Despite what the usual negative people have to say about it, it’s clear to anyone with eyes that VR technology has finally reached the point where it is ready for prime time. Market uptake has however been slower than one would like.
A lot of this has to do with the cost of VR, especially premium VR. Which means that consumer-friendly products such as the PSVR and various mobile VR solutions have probably done more to keep VR in the minds of the public than elite products like the Rift and Vive.
Now we’re seeing just about everyone come out with a standalone VR headset. One where all hardware is built in. No computer, no smartphone insertion. Just one dedicated VR device.
The problem with most of these products is that they lack the sort of horsepower for compelling VR. Don’t get me wrong, a product like the Oculus Go isn’t bad at all. It’s affordable and provides great casual VR experiences. For most people, this is going to be the only VR device that they need.
For those of us looking for a beefier standalone VR experience, Oculus has announced the Oculus Quest, which will be launching in 2019. There’s a lot to go over here, so buckle up for what might be the HMD that kickstarts mainstream VR for real!
People Would Shell Out Money For It. Most people recognize that the best virtual reality headsets cost quite a lot. After all, the best virtual reality experience is worth spending money on. One study found that a majority of consumers would be willing to spend up to $500 for the right virtual reality gear. This is really good news, considering that some of the top headsets for virtual reality cost about $500. There are also plenty of lower-priced ones that can be used for virtual reality as well.
The Technical Details
For me, the most important detail is that this headset uses “inside out” tracking. Something we first encountered with a hands-on session with the Windows Mixed Reality headset.
This is one of the best things to happen to VR and AR. The technology uses cameras mounted on the HMD itself to watch the room around you and use that to precisely locate the headset in space. This means you don’t need external tracking cameras and can have true 6DoF, which most standalone headsets (or mobile HMDs in general) don’t have. It also means that room-scale tracking is a given, greatly increasing the types of VR experiences that are possible. The Quest has four cameras for positional tracking. Presumably, we’ll see some AR applications as well, but I haven’t seen much talk of this yet. There was a major arena demo which seemed to use boxes with markers to generate obstacles in-game. No one knows if that’s using AR technology or not.
Right now, the Quest is the most powerful standalone VR headset in existence. It uses the Snapdragon 835 chipset found in high-end smartphones that cost twice as much as the Quest itself. While the 835 is no longer the top SoC in Qualcomm’s stable, it’s still very recent and very powerful. At least for a mobile chipset. Obviously, if you want to compare the Quest to the Rift in pure performance terms there is no limit. You could hook the Rift up to a supercomputer if you had the money for it. I don’t think that’s a fair comparison to make in general, but we’ll get to that later. The Quest has two 1600×1440 OLED screens, which is lovely. It uses the lenses from the Go but does include Rift-like IPD adjustment.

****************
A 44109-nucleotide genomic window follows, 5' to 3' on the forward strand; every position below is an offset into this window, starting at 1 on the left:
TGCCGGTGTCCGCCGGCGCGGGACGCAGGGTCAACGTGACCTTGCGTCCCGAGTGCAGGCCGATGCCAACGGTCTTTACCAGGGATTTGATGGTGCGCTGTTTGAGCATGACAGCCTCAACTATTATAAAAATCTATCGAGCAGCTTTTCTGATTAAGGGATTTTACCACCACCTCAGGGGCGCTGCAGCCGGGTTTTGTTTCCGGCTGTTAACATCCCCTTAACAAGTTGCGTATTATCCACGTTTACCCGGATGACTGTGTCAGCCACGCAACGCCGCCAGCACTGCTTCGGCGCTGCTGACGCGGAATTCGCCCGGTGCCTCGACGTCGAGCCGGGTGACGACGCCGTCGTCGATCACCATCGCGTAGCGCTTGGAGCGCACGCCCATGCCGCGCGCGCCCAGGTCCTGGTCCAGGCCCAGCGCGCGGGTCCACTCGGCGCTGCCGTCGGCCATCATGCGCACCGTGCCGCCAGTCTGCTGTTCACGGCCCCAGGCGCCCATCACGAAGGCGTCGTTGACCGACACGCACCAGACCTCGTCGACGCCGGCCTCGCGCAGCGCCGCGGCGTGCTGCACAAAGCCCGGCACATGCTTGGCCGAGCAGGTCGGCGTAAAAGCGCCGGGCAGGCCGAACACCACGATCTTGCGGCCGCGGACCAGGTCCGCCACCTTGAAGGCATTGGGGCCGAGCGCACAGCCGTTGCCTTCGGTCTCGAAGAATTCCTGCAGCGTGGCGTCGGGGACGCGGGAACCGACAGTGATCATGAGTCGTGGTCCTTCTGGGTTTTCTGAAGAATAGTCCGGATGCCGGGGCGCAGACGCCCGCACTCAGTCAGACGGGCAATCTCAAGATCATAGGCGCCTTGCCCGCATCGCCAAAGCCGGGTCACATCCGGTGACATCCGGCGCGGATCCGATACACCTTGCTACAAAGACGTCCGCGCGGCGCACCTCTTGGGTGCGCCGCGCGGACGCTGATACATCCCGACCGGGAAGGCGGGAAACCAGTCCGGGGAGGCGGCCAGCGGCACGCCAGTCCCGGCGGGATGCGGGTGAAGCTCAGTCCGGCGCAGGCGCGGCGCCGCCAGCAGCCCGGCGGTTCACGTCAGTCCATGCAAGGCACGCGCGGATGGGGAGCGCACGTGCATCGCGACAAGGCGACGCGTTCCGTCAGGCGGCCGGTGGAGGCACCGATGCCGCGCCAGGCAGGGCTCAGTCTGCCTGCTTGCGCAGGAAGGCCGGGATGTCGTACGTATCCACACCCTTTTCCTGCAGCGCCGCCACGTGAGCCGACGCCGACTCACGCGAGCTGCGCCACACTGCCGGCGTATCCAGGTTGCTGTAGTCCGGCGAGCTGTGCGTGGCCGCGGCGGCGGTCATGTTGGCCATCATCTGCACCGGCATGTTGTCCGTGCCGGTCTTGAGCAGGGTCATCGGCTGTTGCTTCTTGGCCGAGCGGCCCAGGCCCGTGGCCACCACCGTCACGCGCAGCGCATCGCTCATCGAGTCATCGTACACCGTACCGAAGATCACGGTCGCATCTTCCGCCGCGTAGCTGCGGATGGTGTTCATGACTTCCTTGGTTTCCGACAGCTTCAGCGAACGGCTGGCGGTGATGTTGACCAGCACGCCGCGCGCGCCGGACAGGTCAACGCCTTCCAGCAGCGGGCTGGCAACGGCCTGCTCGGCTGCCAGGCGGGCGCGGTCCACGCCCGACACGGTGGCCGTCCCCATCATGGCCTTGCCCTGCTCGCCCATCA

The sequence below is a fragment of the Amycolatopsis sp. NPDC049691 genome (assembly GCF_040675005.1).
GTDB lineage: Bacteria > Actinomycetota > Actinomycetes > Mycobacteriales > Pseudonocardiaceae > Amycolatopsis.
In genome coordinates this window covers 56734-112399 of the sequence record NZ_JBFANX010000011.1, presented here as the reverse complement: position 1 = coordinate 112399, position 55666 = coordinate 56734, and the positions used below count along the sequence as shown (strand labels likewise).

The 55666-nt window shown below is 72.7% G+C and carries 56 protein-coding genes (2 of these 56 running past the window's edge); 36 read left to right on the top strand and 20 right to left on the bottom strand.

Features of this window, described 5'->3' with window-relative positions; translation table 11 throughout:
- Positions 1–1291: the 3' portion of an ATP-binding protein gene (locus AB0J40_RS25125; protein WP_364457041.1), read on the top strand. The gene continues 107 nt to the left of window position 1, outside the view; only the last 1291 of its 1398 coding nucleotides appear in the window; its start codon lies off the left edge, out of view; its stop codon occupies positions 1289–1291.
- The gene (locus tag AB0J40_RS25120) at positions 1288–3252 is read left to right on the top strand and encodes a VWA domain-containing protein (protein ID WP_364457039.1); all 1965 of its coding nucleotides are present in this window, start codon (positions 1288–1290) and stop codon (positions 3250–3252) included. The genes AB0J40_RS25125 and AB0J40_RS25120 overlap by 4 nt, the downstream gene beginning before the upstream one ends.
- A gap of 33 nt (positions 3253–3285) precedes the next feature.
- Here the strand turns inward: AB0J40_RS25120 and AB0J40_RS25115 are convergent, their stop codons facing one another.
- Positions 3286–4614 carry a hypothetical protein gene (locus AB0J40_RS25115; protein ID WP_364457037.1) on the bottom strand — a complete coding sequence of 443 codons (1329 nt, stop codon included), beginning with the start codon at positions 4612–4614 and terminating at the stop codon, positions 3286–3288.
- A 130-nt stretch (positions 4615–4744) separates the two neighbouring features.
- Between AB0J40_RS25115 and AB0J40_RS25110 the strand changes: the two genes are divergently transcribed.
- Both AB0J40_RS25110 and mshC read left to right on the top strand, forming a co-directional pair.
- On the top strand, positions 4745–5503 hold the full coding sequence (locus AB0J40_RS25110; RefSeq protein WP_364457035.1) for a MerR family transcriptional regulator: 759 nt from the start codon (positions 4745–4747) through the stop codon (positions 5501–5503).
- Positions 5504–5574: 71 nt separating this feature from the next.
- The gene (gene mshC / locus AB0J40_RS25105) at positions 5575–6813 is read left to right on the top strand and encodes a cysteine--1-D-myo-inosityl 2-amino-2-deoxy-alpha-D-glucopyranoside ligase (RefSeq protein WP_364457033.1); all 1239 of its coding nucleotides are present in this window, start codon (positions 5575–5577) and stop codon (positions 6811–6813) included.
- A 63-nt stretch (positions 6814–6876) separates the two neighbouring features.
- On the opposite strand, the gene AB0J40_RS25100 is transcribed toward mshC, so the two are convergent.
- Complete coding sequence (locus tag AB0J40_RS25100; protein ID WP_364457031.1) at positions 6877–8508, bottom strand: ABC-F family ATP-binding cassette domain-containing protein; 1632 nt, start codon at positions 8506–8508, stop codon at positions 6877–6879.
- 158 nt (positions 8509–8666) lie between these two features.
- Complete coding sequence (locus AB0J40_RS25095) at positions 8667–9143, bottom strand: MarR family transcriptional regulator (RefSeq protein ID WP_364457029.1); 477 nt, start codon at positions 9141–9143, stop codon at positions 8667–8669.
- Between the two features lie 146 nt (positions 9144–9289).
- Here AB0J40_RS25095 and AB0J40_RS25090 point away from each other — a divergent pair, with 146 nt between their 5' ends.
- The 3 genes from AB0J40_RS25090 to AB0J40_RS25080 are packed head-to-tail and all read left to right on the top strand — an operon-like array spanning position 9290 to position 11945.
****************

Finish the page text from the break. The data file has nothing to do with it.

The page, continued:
All Generations Love It. While some critics view virtual reality as something only young people like, it turns out that even previous generations largely approve of the technology. Currently, millennials are the generation most likely to embrace virtual reality, but apparently older generations are also getting on the bandwagon. One study found that a majority of baby boomers have a favorable perspective of virtual reality. A big reason behind the popularity is the versatility of many virtual reality systems.
It also comes with two Oculus Touch controllers, which fits with the marketing of an “all-in-one” VR product. While the controllers have internal motion sensors, The cameras in the HMD also track LEDs on these controllers in the same way that Microsoft’s system does.
In terms of connectivity, there are two headphone jacks and a USB C port for charging, but it also supports data transfer so you can move media files and such to it.
At $399 for the base model of the Quest, this is a sweet spot product. Apart from software, the only cost of the system is the price you see. No PC, no additional hardware. You get it all. That’s something sure to galvanize more people into buying VR, but it’s going to need excellent third-party support. To funnel money that would have gone to Nintendo or Sony towards the Quest.
The good news is that Oculus knows this, and with the Oculus Go, they have made a point of offering plenty of third-party games and software.
What would really turn the Quest into a killer product for us though, is allowing for tethering through the USB-C port. On paper, this is an HMD that can provide a core VR experience on par with the Rift. It just needs more horsepower.
Allowing a “Rift Mode” for the Quest would make it an absolute must buy. I don’t think this will happen soon however, since it would eat into Rift sales like crazy. For casual, mainstream VR consumers the Quest is shaping up to be the perfect product. For VR enthusiasts it’s a product we’ll have to buy in addition to out premium HMDs. That sucks, but the Quest itself is a VR headset whose time has come.
It Is Global. Virtual reality is not just a thing in the United States alone. People all over the globe are learning to embrace the technology. Some of the biggest virtual reality conventions are actually held in other nations. Some of the leading companies behind virtual reality are located overseas as well. Virtual reality is gradually becoming a great way to connect with people from around the world. No matter the distance, this technology can bring people together.